I hate to say it, but if you don’t recognise this painting then there’s a distinct possibility that you were raised by wolves, because there’s basically no escaping da Vinci’s Mona Lisa. It’s a painting that I’ve seen for myself, in the Louvre back in 2004, and perhaps because I know practically nothing about art (hence The Culture Project), I have to admit that I was underwhelmed.
For a start, she was way smaller than many of the other paintings I’d seen that day (77cmx53cm, about the size of a poster). Also, thanks to a palette that could be described as ‘variations on the theme of mud’ (see? Total Philistine) when seen up close it was kind of dingy looking. So, first the details, and then the big question: what’s so special about this painting anyway?
The Mona Lisa was painted by Leonardo da Vinci between 1503 and 1506, although he may have worked on it off and on up until 1517. It is painted in oils on a piece of poplar wood, and is currently held by the Louvre in Paris. The model for the painting was Lisa Gherardini, the wife of Francesco Giocondo, and its French and Italian name (La Gioconda and La Joconde) is a play on words: she appears to be smiling (‘jocund’: happy or jovial), and her husband’s name was Giocondo. *groan*. Her English name comes from ‘Mona’, an Italian word meaning ‘ma’am’ or ‘Lady’ and her first name, Lisa.
What’s so special about it, anyway?
Several things, as it turns out. First of all, there’s the technique, ‘sfumato’, which da Vinci invented, and which means ‘like smoke’. It relates to the way the model is painted, without an outline, by using shading. Then there’s the background landscape: portraits at the time were painted with a simple background like the sky or the interior of a room, but the background to the Mona Lisa is a landscape, and not even a real one – it’s more like a fantastical dreamscape.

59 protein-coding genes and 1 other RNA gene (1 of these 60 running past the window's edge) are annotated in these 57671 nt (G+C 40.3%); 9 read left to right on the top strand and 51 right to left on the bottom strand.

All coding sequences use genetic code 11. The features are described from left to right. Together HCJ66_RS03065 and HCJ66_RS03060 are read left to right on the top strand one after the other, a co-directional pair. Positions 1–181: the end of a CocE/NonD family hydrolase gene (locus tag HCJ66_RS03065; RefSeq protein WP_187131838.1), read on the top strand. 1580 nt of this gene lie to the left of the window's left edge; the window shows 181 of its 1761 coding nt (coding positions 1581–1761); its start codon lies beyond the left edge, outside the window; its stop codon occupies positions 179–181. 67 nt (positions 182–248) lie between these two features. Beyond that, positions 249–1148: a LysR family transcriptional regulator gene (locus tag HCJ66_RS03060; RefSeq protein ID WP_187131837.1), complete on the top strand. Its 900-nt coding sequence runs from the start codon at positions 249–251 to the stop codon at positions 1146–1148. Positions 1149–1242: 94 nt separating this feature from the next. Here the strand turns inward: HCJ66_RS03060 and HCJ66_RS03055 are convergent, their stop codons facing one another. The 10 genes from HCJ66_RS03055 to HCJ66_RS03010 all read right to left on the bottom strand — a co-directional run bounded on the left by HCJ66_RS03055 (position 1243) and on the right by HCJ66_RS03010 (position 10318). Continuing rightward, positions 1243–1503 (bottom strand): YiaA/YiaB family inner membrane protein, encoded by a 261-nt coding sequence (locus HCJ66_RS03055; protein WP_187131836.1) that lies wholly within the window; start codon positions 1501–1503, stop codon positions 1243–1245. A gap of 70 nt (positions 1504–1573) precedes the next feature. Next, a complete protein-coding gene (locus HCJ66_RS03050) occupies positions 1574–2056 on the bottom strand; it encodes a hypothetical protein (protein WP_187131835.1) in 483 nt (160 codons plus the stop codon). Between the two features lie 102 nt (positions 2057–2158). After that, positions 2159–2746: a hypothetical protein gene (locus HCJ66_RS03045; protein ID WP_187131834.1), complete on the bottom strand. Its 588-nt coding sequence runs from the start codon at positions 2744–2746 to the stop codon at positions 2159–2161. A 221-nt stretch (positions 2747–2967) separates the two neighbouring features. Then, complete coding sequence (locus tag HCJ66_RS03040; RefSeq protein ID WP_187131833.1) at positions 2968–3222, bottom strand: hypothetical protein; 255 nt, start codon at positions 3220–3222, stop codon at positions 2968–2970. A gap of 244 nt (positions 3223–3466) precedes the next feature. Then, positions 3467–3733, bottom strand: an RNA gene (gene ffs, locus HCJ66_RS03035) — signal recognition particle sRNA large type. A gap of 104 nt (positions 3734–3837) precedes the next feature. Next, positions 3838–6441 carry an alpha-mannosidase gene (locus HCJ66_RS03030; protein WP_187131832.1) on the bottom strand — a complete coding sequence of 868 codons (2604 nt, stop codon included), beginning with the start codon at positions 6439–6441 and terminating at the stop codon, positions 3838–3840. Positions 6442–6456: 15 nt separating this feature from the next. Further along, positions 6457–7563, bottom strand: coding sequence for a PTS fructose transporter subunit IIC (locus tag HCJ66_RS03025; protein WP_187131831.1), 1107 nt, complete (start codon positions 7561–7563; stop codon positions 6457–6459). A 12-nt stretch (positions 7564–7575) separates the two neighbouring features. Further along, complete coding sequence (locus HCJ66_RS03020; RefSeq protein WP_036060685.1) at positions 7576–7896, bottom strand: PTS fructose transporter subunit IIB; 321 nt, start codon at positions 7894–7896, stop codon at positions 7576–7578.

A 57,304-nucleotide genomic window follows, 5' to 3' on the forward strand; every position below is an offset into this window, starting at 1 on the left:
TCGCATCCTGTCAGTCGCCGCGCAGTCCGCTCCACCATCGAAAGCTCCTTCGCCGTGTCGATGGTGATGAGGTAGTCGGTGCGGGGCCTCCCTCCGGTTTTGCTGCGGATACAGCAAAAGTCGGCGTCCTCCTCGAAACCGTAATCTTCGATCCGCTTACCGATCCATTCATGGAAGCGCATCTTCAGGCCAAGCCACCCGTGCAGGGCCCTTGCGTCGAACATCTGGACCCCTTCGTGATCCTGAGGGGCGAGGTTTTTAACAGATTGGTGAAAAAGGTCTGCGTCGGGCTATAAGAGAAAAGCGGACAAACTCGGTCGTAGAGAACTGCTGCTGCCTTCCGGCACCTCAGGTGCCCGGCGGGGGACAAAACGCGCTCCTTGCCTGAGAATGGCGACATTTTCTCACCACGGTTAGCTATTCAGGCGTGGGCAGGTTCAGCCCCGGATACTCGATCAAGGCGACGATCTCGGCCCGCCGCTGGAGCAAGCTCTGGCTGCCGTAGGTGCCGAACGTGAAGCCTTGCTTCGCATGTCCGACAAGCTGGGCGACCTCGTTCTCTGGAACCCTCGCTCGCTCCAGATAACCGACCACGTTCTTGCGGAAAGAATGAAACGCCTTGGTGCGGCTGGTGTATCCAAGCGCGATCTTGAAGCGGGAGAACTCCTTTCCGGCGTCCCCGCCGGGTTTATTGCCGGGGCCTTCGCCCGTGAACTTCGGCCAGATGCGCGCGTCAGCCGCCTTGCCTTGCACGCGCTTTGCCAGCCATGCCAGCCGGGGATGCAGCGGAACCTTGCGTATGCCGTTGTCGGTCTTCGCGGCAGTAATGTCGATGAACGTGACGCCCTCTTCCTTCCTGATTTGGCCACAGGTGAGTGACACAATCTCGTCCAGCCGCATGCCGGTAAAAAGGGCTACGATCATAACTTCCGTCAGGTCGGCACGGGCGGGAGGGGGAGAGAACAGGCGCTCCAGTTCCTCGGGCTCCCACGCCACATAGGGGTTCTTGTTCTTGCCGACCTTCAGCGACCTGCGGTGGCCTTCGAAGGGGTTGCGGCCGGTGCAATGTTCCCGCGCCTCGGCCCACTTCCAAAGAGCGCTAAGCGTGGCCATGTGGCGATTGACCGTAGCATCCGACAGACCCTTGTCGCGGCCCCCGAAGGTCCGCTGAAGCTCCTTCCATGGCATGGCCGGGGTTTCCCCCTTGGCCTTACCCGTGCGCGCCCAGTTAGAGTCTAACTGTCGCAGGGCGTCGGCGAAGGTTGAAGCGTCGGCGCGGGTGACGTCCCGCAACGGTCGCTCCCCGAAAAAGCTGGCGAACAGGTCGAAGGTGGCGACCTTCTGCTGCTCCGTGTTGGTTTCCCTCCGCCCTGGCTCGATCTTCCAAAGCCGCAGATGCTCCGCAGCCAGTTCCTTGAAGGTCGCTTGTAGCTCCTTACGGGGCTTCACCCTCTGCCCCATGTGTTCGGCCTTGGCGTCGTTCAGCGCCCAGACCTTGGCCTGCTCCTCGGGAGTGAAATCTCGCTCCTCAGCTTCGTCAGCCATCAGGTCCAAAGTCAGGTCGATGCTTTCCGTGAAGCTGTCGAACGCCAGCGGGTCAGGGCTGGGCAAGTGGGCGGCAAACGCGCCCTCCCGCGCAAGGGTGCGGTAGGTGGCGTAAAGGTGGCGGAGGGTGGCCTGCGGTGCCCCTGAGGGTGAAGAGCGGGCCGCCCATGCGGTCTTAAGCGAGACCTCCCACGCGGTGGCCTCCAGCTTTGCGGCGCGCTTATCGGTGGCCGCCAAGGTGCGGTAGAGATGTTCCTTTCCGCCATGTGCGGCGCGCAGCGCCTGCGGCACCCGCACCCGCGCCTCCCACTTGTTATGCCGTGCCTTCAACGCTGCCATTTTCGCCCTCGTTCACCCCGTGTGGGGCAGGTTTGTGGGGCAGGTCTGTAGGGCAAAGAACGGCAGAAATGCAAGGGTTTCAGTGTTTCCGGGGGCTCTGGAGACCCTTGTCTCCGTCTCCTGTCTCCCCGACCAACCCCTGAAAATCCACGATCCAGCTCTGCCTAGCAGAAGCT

There’s the provenance: everyone likes a good story, and we know who this was, and when she was painted, and why (to celebrate the birth of the couple’s second son, Andrea).
There’s the rarity: only about 30 paintings (plus a lot of sketches and notes and things) by da Vinci are known to be in existence today, and some of them aren’t even finished, so she’s a one in a million painting.
There’s the theft: in 1911 an employee of the Louvre, Vincenzo Peruggia, hid in a broom cupboard and snuck out after closing to steal the painting because he believed it belonged in its (and his) native Italy. There was a massive search which lasted two years before Peruggia finally tried to flog the painting to the Uffizio Gallery in Florence. It was returned to the Louvre in January 1914, and Peruggia spent six months in prison and became a folk-hero to the Italians.
There’s the mystery: da Vinci was a genius, and quite eccentric. Many people believe that there are hidden codes and symbols in the painting. What are they? What do they mean? No-one knows for sure (no-one knows if they’re actually real or not), but there are plenty of people who are keen to find out.
There is, quite frankly, the hype: in 1867 an essayist named Walter Pater waxed lyrical about the Mona Lisa in an essay he wrote on da Vinci. This was in the days long before many of his readers were ever going to have the opportunity to see the painting, or even a decent facsimile, for themselves, and Pater’s words (‘…She is older than the rocks among which she sits; like the vampire, she has been dead many times, and learned the secrets of the grave; and has been a diver in deep seas, and keeps their fallen day about her; and trafficked for strange webs with Eastern merchants: and, as Leda, was the mother of Helen of Troy, and, as Saint Anne, the mother of Mary…’ you get the idea) meant that this painting was suddenly on everyone’s ‘must see’ list where, as the queues the day I visited the Louvre attest, she’s been ever since.
And finally there’s the smile, which appears when you look at the eyes, but disappears when you look at the mouth – a very neat trick by a genius painter. It wasn’t the custom at the time to smile when sitting for a portrait (a neutral expression was easier to maintain for a sitting which could last for hours), but Mona Lisa is smiling. Is she happy? Sad? Trying not to fart? Much like Turner’s hare we may never know – and perhaps the not-knowing is the ultimate appeal of this painting.
Knowing all of this, I wish I could go back to Paris and see the Mona Lisa again, with more appreciative eyes, or travel back in time to my baffled twenty-something self and help her to understand just why the painting she’s looking at is so special. But instead I’ll settle for knowing now what I didn’t know then, and appreciate the Mona Lisa for her technique, her mystery, her history, and her subtle beauty.